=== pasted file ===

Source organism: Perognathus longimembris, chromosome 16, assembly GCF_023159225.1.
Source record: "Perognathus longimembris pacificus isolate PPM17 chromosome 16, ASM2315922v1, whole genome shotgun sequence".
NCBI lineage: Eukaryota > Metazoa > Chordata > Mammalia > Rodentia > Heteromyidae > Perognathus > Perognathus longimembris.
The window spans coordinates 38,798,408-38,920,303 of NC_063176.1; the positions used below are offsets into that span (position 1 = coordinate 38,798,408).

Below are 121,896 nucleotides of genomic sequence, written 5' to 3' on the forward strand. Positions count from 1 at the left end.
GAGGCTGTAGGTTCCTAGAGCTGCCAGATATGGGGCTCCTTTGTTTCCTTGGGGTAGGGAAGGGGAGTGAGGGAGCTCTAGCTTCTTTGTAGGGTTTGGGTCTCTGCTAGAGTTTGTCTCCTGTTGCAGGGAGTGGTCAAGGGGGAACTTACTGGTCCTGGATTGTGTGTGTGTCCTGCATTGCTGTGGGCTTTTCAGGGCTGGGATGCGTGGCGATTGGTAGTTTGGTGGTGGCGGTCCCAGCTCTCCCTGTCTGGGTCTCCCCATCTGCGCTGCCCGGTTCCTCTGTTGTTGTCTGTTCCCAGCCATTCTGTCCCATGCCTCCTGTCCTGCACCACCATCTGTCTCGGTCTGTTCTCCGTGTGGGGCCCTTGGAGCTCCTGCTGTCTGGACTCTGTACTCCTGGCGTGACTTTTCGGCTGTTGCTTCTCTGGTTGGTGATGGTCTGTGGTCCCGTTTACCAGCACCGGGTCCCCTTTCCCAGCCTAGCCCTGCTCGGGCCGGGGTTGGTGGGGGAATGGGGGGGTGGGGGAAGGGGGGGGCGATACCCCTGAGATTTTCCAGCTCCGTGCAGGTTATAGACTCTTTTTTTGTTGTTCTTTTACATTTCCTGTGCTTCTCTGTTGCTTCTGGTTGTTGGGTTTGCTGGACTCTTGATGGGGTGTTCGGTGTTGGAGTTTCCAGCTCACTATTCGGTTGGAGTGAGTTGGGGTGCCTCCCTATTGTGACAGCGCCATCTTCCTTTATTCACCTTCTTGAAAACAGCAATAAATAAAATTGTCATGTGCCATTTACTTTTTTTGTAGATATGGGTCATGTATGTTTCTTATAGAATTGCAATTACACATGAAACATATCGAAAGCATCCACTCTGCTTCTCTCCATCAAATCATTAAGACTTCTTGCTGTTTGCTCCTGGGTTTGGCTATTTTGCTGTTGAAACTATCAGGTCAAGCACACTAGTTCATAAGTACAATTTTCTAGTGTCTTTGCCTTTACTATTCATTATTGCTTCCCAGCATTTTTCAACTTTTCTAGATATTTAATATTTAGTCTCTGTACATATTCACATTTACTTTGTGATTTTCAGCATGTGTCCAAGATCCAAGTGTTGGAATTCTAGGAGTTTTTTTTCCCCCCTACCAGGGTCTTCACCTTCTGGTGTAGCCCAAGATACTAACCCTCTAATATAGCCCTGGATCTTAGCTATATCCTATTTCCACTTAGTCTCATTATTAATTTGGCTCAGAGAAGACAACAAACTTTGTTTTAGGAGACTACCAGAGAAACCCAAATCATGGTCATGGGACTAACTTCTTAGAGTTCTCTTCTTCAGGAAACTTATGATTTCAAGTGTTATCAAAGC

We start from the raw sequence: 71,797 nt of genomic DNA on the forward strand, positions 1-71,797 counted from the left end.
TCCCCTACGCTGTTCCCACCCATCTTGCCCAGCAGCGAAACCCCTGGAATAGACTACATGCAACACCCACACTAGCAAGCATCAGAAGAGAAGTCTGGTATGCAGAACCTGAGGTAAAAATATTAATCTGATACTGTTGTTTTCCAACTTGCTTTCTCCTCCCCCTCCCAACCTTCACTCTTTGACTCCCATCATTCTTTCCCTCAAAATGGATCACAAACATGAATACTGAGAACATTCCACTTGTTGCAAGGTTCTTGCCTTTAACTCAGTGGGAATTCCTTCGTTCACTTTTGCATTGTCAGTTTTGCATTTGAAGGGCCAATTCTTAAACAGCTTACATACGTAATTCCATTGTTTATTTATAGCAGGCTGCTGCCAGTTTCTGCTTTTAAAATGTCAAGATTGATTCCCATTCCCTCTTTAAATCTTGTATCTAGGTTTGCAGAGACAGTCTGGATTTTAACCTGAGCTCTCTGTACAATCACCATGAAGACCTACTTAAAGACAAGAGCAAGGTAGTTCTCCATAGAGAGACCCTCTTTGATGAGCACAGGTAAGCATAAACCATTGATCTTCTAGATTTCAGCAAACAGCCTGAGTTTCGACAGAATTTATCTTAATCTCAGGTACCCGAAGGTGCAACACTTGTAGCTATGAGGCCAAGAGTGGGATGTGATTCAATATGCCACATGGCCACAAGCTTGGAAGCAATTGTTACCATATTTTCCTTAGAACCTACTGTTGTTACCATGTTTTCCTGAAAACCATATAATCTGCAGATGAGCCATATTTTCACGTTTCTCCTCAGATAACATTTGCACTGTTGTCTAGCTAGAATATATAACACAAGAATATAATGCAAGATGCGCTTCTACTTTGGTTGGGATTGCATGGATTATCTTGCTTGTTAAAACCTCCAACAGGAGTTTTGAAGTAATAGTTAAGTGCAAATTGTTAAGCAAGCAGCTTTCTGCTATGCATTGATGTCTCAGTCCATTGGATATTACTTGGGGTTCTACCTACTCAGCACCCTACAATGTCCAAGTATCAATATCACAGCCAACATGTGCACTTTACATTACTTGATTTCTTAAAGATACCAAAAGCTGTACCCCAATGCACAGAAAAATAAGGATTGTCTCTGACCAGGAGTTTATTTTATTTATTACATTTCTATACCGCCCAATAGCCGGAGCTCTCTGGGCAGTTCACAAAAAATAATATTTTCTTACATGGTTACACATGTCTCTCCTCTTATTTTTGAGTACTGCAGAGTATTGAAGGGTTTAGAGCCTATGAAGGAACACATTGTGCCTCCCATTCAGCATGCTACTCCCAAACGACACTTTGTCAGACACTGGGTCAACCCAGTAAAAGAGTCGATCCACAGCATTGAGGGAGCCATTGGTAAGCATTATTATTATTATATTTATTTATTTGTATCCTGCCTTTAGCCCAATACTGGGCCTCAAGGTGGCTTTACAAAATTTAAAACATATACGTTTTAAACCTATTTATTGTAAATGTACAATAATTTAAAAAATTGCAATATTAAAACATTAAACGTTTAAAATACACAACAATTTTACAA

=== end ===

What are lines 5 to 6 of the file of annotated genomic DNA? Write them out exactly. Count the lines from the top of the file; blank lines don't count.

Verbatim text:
Below are 121,896 nucleotides of genomic sequence, written 5' to 3' on the forward strand. Positions count from 1 at the left end.
GAGGCTGTAGGTTCCTAGAGCTGCCAGATATGGGGCTCCTTTGTTTCCTTGGGGTAGGGAAGGGGAGTGAGGGAGCTCTAGCTTCTTTGTAGGGTTTGGGTCTCTGCTAGAGTTTGTCTCCTGTTGCAGGGAGTGGTCAAGGGGGAACTTACTGGTCCTGGATTGTGTGTGTGTCCTGCATTGCTGTGGGCTTTTCAGGGCTGGGATGCGTGGCGATTGGTAGTTTGGTGGTGGCGGTCCCAGCTCTCCCTGTCTGGGTCTCCCCATCTGCGCTGCCCGGTTCCTCTGTTGTTGTCTGTTCCCAGCCATTCTGTCCCATGCCTCCTGTCCTGCACCACCATCTGTCTCGGTCTGTTCTCCGTGTGGGGCCCTTGGAGCTCCTGCTGTCTGGACTCTGTACTCCTGGCGTGACTTTTCGGCTGTTGCTTCTCTGGTTGGTGATGGTCTGTGGTCCCGTTTACCAGCACCGGGTCCCCTTTCCCAGCCTAGCCCTGCTCGGGCCGGGGTTGGTGGGGGAATGGGGGGGTGGGGGAAGGGGGGGGCGATACCCCTGAGATTTTCCAGCTCCGTGCAGGTTATAGACTCTTTTTTTGTTGTTCTTTTACATTTCCTGTGCTTCTCTGTTGCTTCTGGTTGTTGGGTTTGCTGGACTCTTGATGGGGTGTTCGGTGTTGGAGTTTCCAGCTCACTATTCGGTTGGAGTGAGTTGGGGTGCCTCCCTATTGTGACAGCGCCATCTTCCTTTATTCACCTTCTTGAAAACAGCAATAAATAAAATTGTCATGTGCCATTTACTTTTTTTGTAGATATGGGTCATGTATGTTTCTTATAGAATTGCAATTACACATGAAACATATCGAAAGCATCCACTCTGCTTCTCTCCATCAAATCATTAAGACTTCTTGCTGTTTGCTCCTGGGTTTGGCTATTTTGCTGTTGAAACTATCAGGTCAAGCACACTAGTTCATAAGTACAATTTTCTAGTGTCTTTGCCTTTACTATTCATTATTGCTTCCCAGCATTTTTCAACTTTTCTAGATATTTAATATTTAGTCTCTGTACATATTCACATTTACTTTGTGATTTTCAGCATGTGTCCAAGATCCAAGTGTTGGAATTCTAGGAGTTTTTTTTCCCCCCTACCAGGGTCTTCACCTTCTGGTGTAGCCCAAGATACTAACCCTCTAATATAGCCCTGGATCTTAGCTATATCCTATTTCCACTTAGTCTCATTATTAATTTGGCTCAGAGAAGACAACAAACTTTGTTTTAGGAGACTACCAGAGAAACCCAAATCATGGTCATGGGACTAACTTCTTAGAGTTCTCTTCTTCAGGAAACTTATGATTTCAAGTGTTATCAAAGC